(iv) By 2020, after the key development periods of the "Eleventh, Twelfth and Thirteenth Five-Year Plans," the green finance level in the Economic Belt was further enhanced. The majority of cities were at medium or higher development levels, with the number of cities at a high development level continuously increasing, mainly in provincial capitals with point-like distributions such as Shanghai, Nanjing, Hangzhou, Wuhan, and Chengdu. Although the number of cities at low and relatively low levels of development decreased, they still accounted for 44.86% of the total study sample, indicating that the regional development of green finance overall remains unbalanced, with significant differences still existing between cities.

4. Regional Disparities in the Development Level of Green Finance

By showcasing the spatio-temporal evolution trends of green finance development levels across the Yangtze River Economic Belt, a macroscopic perspective reveals the existence of spatial non-uniformity in green finance development. To more precisely measure the magnitude of these disparities and explore their sources, this study employs the Dagum Gini coefficient and its decomposition method to investigate the variations and sources of green finance development levels both within regions (among cities) and between regions (among the three major areas). This approach further clarifies the impact of intra- and inter-regional disparities on the overall variations in green finance development across the Economic Belt, ultimately providing decision-making references for the coordinated development of regional green finance. The specific measurement results are presented in Table 3.

4.1 Overall Disparity and Intra-Regional Disparity

Firstly, the overall disparity in the development level of green finance across the Yangtze River Economic Belt was examined. Figure 4 depicts the overall disparity and its evolution trend in the development level of green finance across the Economic Belt. On the whole, the average Gini coefficient for overall disparity stands at 0.233, with an observed increase during the study period, indicating significant disparities in the overall development level of green finance across the Economic Belt, with the degree of disparity showing an expanding trend. Specifically, the evolution trend of the overall disparity's Gini coefficient was summarized in two stages: the first stage from 2007 to 2009, where the Gini coefficient showed a rapid declining trend, obtaining its lowest value of 0.182 in 2009 with an annual decrease of 11.59% on average; the second stage between 2010 and 2020, during which the Gini coefficient exhibited a gradual upward trend, peaking at 0.276 in 2020 with an average annual increase of 3.96%.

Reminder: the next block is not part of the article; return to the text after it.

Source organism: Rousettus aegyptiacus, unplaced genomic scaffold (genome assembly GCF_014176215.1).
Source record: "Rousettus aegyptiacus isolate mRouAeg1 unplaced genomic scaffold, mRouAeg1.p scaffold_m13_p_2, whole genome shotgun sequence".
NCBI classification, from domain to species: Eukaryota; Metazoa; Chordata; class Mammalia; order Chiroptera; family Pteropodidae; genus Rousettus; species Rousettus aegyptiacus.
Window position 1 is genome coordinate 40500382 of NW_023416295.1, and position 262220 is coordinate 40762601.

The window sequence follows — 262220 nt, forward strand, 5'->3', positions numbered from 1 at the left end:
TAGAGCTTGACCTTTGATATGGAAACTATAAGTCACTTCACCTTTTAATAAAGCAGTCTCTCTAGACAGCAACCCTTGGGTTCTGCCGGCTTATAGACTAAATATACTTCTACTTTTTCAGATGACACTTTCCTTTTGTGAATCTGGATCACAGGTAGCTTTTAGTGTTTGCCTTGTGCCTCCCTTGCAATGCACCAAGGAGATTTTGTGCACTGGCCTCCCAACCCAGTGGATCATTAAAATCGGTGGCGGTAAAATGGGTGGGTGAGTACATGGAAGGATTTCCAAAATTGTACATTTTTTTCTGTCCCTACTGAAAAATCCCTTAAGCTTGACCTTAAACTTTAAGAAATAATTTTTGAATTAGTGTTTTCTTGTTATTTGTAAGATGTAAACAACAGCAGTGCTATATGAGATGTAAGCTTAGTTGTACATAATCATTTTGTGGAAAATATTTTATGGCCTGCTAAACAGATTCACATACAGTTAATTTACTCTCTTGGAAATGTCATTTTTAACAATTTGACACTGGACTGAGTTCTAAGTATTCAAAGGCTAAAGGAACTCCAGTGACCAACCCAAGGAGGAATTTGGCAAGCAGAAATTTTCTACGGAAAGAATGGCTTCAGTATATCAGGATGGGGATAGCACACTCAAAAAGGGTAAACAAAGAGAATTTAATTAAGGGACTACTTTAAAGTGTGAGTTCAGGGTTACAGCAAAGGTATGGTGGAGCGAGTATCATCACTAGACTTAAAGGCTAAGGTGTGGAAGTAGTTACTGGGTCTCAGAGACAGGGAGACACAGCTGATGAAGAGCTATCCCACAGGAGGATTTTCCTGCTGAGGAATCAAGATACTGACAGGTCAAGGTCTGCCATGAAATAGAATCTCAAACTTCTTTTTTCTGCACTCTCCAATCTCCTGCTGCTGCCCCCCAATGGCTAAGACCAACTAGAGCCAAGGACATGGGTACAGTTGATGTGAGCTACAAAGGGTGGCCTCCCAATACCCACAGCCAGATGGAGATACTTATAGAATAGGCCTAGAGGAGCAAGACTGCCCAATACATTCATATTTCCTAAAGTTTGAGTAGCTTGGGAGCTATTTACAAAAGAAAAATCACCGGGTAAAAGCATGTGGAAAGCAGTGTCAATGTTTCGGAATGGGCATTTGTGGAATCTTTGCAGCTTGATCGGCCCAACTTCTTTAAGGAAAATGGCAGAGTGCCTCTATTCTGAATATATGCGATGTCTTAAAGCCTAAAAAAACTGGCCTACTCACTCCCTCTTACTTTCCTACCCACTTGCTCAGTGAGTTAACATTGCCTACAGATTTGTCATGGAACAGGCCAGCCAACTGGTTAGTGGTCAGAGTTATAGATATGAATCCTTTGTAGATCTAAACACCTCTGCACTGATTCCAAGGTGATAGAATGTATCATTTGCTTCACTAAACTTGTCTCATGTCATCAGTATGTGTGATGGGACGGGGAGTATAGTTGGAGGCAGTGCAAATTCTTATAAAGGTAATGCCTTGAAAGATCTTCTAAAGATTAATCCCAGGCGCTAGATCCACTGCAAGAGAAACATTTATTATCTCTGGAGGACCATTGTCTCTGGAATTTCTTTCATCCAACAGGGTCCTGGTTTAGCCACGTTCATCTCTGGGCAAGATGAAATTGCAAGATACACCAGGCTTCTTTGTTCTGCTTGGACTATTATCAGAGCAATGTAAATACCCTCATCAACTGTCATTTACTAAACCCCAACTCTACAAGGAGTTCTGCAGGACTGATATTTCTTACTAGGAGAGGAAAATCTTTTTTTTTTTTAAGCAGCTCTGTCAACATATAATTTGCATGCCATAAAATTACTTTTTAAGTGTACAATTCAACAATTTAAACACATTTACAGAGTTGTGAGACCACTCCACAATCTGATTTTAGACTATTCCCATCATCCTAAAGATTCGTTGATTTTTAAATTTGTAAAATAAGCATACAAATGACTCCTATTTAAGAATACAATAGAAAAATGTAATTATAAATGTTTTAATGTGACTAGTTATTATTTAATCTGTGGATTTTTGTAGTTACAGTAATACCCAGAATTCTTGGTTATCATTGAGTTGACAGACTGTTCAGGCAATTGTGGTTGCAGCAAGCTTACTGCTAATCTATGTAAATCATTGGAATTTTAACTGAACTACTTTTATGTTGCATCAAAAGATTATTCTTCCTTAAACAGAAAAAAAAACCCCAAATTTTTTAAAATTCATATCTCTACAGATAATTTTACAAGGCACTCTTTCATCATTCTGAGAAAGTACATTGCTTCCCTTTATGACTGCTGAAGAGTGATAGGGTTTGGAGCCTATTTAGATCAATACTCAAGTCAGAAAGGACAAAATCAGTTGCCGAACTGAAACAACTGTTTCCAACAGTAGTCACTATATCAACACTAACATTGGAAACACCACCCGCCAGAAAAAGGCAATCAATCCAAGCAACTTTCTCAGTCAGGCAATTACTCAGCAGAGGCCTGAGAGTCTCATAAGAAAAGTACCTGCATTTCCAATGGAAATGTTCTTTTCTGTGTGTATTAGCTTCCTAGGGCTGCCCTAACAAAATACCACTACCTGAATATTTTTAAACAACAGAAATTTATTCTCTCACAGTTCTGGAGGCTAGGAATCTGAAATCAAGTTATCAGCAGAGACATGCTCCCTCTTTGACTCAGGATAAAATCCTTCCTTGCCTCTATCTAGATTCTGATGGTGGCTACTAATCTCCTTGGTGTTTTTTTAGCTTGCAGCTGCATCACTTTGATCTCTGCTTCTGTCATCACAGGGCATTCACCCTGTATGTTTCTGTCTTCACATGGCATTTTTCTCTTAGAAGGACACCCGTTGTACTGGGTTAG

Table 3. Dagum Gini coefficient and the decomposition results

Year

Gini coefficient ()

Intra-regional disparity ()

Inter-regional disparity ()

Transvariation density ()

Contribution rate (%)

Upper region

Middle region

Lower region

Upper-middle regions

Upper-lower regions

Middle-lower regions

2007

0.233

0.200

0.241

0.217

0.230

0.250

0.244

0.096

31.261

27.727

41.013

2008

0.200

0.199

0.196

0.182

0.217

0.206

0.190

0.089

32.089

23.379

44.532

2009

0.182

0.194

0.172

0.166

0.193

0.188

0.170

0.092

32.989

16.645

50.366

2010

0.187

0.195

0.208

0.155

0.206

0.177

0.185

0.117

33.338

4.361

62.301

2011

0.199

0.172

0.216

0.204

0.200

0.189

0.213

0.126

33.422

3.331

63.247

2012

0.219

0.198

0.227

0.223

0.217

0.216

0.227

0.114

33.553

14.230

52.217

2013

0.229

0.192

0.231

0.249

0.216

0.229

0.244

0.115

33.768

15.963

50.269

2014

0.241

0.211

0.230

0.258

0.226

0.247

0.249

0.112

33.668

19.955

46.377

2015

0.245

0.205

0.242

0.264

0.227

0.248

0.260

0.110

33.673

21.323

45.004

2016

0.257

0.213

0.276

0.261

0.248

0.252

0.282

0.113

33.316

22.720

43.964

2017

0.256

0.217

0.262

0.267

0.243

0.255

0.275

0.114

33.580

21.752

44.669

2018

0.266

0.207

0.278

0.286

0.248

0.261

0.294

0.120

33.589

21.246

45.165

2019

0.266

0.214

0.280

0.279

0.251

0.262

0.292

0.117

33.520

22.322

44.158

2020

0.276

0.218

0.284

0.295

0.255

0.274

0.303

0.120

33.550

22.940

43.510

Average

0.233

0.203

0.239

0.236

0.227

0.232

0.245

0.111

33.237

18.421

48.342